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Far-Right Insurrectionists Organized Capitol Siege on Parler

Parler, a conservative alternative to Twitter that has become a haven for far-right extremism of all stripes, proved to be a haven for recruitment and promotion for the Jan. 6 pro-Trump riot at the U.S. Capitol building.

The site, which bills itself as “unbiased social media,” served as a platform for the insurrectionists’ violent threats, including against police and lawmakers.

“Find the traitors and get the rope. THIS IS OUR HOUSE!!" wrote Jeremy Bertino, a self-described Proud Boy, who goes by the handle “Immortal Noble Beard” on the site.

Capitol protesters
Pro-Trump protesters gather in front of the U.S. Capitol Building on Jan. 6 in Washington, DC. A pro-Trump mob stormed the Capitol, breaking windows and clashing with police officers.(Photo by Jon Cherry/Getty Images)

“Let’s take this fucking Country BACK!! Load your guns and take to the streets!” wrote Kevin Greeson, who came from Athens, Alabama, to the protest. Greeson later died of a medical emergency during the violent unrest in Washington, D.C., according to AL.com.

Despite its role in promoting what Washington, D.C., mayor Muriel Bowser dubbed a series of “acts of domestic terrorism,” Parler remained freely available on the Apple and Google app stores until Friday evening. Neither Google nor Apple returned Hatewatch’s requests for comment. However, shortly before publication, BuzzFeed reported that Apple had given Parler a 24-hour ultimatum to implement a moderation plan for its platform or face expulsion from the App Store. Not long after this news became public, Google announced they were pulling Parler from Google Play, citing its lack of "robust moderation."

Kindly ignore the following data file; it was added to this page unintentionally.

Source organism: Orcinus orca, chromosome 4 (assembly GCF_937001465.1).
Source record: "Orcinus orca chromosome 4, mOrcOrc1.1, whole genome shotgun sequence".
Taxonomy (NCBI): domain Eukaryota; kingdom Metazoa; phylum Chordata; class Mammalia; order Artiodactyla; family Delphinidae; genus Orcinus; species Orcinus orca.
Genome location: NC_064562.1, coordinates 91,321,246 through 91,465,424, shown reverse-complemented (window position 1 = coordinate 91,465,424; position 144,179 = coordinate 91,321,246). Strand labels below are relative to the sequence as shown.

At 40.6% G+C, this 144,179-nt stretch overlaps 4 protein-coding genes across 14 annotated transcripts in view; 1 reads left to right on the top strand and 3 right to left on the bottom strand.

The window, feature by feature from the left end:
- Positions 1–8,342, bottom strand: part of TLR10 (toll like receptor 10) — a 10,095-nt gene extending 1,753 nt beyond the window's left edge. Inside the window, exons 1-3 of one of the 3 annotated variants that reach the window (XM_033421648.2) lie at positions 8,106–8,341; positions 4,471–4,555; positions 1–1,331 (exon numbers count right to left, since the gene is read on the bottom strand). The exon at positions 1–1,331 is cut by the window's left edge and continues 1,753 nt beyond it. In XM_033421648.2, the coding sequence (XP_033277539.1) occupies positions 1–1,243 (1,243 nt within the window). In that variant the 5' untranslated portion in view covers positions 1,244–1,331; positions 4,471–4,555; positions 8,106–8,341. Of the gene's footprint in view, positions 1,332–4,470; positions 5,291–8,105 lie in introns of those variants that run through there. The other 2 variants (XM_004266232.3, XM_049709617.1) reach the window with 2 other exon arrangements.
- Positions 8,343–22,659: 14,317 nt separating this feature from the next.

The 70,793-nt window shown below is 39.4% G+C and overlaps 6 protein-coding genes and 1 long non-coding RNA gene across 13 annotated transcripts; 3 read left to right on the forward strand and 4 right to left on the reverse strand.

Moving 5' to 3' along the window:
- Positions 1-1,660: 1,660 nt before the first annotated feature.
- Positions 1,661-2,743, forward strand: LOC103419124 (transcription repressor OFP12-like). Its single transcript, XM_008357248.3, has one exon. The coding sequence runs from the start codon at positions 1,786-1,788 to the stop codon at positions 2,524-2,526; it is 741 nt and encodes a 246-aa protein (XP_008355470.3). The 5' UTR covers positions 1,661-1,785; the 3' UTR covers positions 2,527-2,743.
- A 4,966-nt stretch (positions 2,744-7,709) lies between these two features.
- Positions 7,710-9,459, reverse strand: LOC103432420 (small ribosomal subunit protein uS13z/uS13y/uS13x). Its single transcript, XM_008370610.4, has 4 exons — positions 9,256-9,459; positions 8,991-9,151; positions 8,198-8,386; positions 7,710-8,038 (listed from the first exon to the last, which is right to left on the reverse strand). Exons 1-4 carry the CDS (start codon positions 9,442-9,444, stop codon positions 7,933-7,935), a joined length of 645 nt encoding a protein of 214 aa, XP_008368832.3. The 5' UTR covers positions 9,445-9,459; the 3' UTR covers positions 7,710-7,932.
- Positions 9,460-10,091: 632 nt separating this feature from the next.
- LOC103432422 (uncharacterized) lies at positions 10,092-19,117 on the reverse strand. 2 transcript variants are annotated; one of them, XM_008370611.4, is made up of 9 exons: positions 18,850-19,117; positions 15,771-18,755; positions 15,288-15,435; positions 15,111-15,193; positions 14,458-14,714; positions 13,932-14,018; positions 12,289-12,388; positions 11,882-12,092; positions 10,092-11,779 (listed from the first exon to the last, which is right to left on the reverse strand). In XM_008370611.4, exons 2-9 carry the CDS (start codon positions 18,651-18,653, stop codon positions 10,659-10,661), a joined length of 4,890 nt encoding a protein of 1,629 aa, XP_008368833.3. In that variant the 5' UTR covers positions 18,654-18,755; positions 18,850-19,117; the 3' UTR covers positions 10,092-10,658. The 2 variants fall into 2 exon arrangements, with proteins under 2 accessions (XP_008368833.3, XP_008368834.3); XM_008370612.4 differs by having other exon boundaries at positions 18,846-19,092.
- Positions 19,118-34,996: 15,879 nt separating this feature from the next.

Finally, on Saturday, Apple announced it had determined Parler had not taken adequate steps to clamp down on illegal and violent activity on its platform, and as a result would be removed from the App Store indefinitely.

The platform also served as a place for antigovernment and hate groups to organize and strategize, both in the run-up to the Jan. 6 insurrection and in the midst of the Capitol attack.

Hatewatch was able to identify a number of hate and antigovernment groups active on the platform who participated in the insurrection on the Capitol. Some of the more prominent groups and extremists who were active on the platform during the event included Alex Jones and Owen Shroyer of the conspiracy site Infowars; antigovernment groups such as the Last Sons of Liberty; and the Proud Boys, to name a few.